In our efforts to help get rid of the snob out of wine, I’d encourage you to forsake all of your preconceived ideas about grape varieties, wine regions or even pretentious labels. Please DO get out there and taste EVERYTHING you possibly can – your palate will thank you and the experience and knowledge you’ll gain from doing that will last a lifetime. How much cooler would it be to know what wines taste like from all over rather than stress out about which microclimate it came from?

No need to address group “C” – See previous two answers.

  • http://www.chevsky.com Gary “Iron” Chevsky

    Hi Duane,
    I think terroir (or source) of a wine is important when consumers try to make a purchase decision. There are so many choices, and if they enjoy a wine from a particular region (or even vineyard), it helps them narrow things down. Of course, producer and vintage play a critical role as well. Yes, it’s great to be able to try everything, but people are creatures of habbit, and they tend to drink what they loved before, and occassionally also follow suggestions from their trusted wine merchant when it comes to taking a plunge into new varieties, producers, and regions.

    Regards,
    Iron Chevsky.

  • Ben

    Thumbs up on this rant, Duane.

    While I do think that it’s necessary to counterbalance the OVERblown sense of “terroir”, I also think that its important that a wine have a sense of place.

    I’ll use a music analogy. (since I’ve been a music geek for 30 years, and I’m new to wine)

    In the 80′s, we had a new explosion of heavy metal bands. But, due to influence, there was (IMHO) a *huge* difference between the British bands, and their American counterparts. Alot of people probably couldn’t tell the difference between Iron Maiden and Ratt if you put a gun to their head…but I SURE COULD! There is a difference of attitude, a difference of style and ultimately…a sense of place. When you’re truly into music (and if the artist is truly doing their job of putting their passion into their art) you can almost get a flavor of their background. What they grew up with, and what they are trying to achieve.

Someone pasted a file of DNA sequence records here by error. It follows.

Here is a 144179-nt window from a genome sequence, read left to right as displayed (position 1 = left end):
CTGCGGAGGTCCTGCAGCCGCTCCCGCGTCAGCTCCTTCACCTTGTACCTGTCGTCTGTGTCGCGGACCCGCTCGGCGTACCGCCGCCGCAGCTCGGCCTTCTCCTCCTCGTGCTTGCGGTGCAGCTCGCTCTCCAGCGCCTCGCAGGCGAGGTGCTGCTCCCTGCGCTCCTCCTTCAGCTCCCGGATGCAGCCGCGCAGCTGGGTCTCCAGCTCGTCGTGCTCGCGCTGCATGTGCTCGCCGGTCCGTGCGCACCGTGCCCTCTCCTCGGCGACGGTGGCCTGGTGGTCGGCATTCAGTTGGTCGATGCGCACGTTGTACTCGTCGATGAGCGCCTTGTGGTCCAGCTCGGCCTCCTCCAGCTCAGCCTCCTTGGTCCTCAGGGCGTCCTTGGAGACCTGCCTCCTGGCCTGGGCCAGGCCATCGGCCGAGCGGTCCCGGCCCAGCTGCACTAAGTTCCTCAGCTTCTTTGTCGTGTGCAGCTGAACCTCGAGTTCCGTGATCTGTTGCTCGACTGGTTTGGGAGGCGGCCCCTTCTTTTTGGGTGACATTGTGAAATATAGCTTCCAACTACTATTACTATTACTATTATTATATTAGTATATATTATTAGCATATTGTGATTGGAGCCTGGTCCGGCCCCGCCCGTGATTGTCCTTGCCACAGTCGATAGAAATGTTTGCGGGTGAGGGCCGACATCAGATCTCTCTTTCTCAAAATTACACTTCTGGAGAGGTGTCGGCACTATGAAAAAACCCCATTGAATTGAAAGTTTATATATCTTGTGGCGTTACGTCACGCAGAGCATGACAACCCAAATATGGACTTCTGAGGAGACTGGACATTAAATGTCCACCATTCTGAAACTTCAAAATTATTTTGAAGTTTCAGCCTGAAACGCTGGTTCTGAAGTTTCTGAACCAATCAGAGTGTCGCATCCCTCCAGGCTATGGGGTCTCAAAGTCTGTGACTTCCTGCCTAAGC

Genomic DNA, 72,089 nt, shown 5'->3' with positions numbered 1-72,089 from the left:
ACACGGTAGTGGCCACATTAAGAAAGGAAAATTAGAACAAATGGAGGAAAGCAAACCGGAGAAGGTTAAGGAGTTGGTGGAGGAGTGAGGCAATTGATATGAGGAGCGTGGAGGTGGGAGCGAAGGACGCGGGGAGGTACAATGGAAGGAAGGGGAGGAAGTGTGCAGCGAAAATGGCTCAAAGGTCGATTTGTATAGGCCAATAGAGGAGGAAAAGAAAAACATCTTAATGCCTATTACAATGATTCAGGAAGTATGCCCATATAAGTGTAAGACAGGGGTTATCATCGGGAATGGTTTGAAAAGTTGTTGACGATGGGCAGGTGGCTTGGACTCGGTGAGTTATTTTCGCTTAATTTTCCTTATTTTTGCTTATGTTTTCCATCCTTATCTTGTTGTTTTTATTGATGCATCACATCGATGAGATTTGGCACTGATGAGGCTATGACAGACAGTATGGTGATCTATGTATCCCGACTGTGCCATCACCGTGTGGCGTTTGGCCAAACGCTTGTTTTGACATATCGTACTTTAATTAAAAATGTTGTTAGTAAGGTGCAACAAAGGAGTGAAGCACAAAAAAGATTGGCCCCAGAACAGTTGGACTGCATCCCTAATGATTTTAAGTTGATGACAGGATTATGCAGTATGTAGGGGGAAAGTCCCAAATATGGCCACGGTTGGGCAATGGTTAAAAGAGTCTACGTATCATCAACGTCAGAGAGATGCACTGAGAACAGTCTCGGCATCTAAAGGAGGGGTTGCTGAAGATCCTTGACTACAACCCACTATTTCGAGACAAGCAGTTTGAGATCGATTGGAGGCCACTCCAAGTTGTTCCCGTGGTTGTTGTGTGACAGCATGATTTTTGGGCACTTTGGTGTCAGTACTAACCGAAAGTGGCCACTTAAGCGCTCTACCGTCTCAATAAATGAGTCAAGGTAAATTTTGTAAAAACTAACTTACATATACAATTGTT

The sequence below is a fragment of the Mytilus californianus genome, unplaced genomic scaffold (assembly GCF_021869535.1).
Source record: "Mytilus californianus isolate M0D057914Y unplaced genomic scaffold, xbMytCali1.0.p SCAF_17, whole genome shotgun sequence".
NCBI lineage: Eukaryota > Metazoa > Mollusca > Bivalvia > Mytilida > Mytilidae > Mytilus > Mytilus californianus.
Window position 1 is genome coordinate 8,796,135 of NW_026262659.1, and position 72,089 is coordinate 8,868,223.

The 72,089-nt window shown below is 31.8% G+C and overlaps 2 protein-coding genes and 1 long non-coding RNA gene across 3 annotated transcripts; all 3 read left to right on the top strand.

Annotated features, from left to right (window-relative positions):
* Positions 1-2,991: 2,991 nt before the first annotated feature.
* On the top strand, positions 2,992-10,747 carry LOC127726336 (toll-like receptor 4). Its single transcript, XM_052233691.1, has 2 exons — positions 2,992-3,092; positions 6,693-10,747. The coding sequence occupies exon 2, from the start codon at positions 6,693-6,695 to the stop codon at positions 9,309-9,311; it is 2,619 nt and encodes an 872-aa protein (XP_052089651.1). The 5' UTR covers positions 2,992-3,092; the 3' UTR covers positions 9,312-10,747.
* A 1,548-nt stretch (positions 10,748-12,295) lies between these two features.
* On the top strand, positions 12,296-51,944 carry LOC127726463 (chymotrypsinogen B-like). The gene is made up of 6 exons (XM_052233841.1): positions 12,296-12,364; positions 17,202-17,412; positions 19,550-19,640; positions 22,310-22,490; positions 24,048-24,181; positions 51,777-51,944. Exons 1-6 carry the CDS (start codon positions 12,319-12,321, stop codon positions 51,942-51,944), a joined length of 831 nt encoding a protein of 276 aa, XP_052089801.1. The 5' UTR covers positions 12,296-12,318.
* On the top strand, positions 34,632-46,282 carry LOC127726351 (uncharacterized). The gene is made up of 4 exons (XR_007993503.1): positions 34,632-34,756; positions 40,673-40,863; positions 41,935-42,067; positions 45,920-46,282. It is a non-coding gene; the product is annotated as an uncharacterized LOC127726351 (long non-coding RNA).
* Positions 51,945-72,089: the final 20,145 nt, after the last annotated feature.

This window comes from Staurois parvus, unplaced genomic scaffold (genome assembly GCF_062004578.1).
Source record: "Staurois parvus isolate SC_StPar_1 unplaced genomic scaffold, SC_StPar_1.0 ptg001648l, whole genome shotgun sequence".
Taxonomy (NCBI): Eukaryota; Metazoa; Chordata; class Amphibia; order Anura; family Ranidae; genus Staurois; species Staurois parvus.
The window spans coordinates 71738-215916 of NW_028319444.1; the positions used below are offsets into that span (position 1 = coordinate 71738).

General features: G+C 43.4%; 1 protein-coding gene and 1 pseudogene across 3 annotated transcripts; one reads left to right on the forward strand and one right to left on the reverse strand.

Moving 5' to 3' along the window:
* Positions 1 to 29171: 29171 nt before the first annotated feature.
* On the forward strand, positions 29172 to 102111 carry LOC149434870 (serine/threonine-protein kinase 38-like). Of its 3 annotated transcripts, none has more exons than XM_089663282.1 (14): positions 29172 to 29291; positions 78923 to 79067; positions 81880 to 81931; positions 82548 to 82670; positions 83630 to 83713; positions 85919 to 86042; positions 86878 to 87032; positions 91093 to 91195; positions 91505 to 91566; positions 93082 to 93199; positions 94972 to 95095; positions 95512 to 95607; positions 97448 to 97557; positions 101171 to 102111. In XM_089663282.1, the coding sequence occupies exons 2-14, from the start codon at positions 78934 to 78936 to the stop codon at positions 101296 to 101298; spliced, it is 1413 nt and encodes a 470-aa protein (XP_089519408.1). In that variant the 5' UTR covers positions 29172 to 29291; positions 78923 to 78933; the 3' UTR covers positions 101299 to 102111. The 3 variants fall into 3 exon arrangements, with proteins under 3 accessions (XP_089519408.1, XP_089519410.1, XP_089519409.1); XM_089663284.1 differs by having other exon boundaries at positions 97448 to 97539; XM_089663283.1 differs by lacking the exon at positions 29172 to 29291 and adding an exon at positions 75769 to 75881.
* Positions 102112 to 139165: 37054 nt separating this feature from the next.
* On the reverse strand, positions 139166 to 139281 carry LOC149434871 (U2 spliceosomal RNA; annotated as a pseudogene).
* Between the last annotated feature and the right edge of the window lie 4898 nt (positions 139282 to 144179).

Both sides of the Atlantic have their individual styles, and I love it all for what each of them are in their own way. Comparing the two is like comparing apples and oranges.

    But when too much production gets involved. People try to make the music (or the wine for the sake of this analogy) a little bit *too* perfect. It loses its sense of “place”. It loses its individuality. Because there’s money to be made, everything becomes homogenized until it all sounds the same to suit the tastes of the lowest common denominator….most people don’t want something you have to think about, they just wanna dance….right? Everything becomes over processes and sythesized.

    Ultimately…either extreme is bad for the market. There has to be wine/music for the analytical deep thinkers…and then there will always be wine for the people who “just want to dance”. I tend to lean towards the former, but I’d like to think I understand the need for balance, and I hate it when one side feels the need to stamp out the other.

    Nevertheless. When the market gets over saturated with one side of the arguement, someone has to cry out as the voice of reason. I feel you’ve done a good job with this post…even if I tend to be (I think) just a little bit on the other side of the arguement from you.

    APPLAUSE!!

    Ben “Jammin”